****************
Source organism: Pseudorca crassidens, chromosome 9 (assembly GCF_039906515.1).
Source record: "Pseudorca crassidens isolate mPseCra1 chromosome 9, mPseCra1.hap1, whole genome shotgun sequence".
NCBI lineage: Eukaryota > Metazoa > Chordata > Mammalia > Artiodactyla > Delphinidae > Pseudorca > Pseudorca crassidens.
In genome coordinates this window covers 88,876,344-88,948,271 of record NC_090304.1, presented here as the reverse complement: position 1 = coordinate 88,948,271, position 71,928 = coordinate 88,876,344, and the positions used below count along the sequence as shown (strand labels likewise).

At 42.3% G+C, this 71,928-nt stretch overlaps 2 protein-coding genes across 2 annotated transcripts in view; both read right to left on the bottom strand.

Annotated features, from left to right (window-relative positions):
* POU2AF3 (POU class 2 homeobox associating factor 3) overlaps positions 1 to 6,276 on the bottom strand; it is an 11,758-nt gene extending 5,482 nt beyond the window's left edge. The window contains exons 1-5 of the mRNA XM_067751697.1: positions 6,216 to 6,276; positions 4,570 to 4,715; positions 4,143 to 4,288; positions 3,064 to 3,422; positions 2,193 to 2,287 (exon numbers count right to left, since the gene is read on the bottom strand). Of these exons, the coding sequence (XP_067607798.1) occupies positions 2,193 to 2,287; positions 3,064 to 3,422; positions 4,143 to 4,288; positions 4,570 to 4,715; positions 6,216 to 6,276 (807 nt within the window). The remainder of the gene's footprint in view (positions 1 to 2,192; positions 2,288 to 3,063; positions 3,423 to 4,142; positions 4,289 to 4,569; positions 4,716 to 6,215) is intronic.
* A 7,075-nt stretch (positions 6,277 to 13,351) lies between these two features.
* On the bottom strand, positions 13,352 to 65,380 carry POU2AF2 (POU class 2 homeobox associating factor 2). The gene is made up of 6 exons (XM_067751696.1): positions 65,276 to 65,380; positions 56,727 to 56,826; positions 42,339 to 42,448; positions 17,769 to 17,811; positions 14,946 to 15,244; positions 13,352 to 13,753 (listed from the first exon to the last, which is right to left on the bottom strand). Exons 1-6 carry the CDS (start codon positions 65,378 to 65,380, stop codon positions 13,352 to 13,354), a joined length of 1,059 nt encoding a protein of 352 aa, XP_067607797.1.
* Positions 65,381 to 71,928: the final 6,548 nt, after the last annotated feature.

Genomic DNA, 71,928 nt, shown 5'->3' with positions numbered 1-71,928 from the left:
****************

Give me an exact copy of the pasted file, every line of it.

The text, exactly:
Source organism: Pseudorca crassidens, chromosome 9 (assembly GCF_039906515.1).
Source record: "Pseudorca crassidens isolate mPseCra1 chromosome 9, mPseCra1.hap1, whole genome shotgun sequence".
NCBI lineage: Eukaryota > Metazoa > Chordata > Mammalia > Artiodactyla > Delphinidae > Pseudorca > Pseudorca crassidens.
In genome coordinates this window covers 88,876,344-88,948,271 of record NC_090304.1, presented here as the reverse complement: position 1 = coordinate 88,948,271, position 71,928 = coordinate 88,876,344, and the positions used below count along the sequence as shown (strand labels likewise).

At 42.3% G+C, this 71,928-nt stretch overlaps 2 protein-coding genes across 2 annotated transcripts in view; both read right to left on the bottom strand.

Annotated features, from left to right (window-relative positions):
* POU2AF3 (POU class 2 homeobox associating factor 3) overlaps positions 1 to 6,276 on the bottom strand; it is an 11,758-nt gene extending 5,482 nt beyond the window's left edge. The window contains exons 1-5 of the mRNA XM_067751697.1: positions 6,216 to 6,276; positions 4,570 to 4,715; positions 4,143 to 4,288; positions 3,064 to 3,422; positions 2,193 to 2,287 (exon numbers count right to left, since the gene is read on the bottom strand). Of these exons, the coding sequence (XP_067607798.1) occupies positions 2,193 to 2,287; positions 3,064 to 3,422; positions 4,143 to 4,288; positions 4,570 to 4,715; positions 6,216 to 6,276 (807 nt within the window). The remainder of the gene's footprint in view (positions 1 to 2,192; positions 2,288 to 3,063; positions 3,423 to 4,142; positions 4,289 to 4,569; positions 4,716 to 6,215) is intronic.
* A 7,075-nt stretch (positions 6,277 to 13,351) lies between these two features.
* On the bottom strand, positions 13,352 to 65,380 carry POU2AF2 (POU class 2 homeobox associating factor 2). The gene is made up of 6 exons (XM_067751696.1): positions 65,276 to 65,380; positions 56,727 to 56,826; positions 42,339 to 42,448; positions 17,769 to 17,811; positions 14,946 to 15,244; positions 13,352 to 13,753 (listed from the first exon to the last, which is right to left on the bottom strand). Exons 1-6 carry the CDS (start codon positions 65,378 to 65,380, stop codon positions 13,352 to 13,354), a joined length of 1,059 nt encoding a protein of 352 aa, XP_067607797.1.
* Positions 65,381 to 71,928: the final 6,548 nt, after the last annotated feature.

Genomic DNA, 71,928 nt, shown 5'->3' with positions numbered 1-71,928 from the left: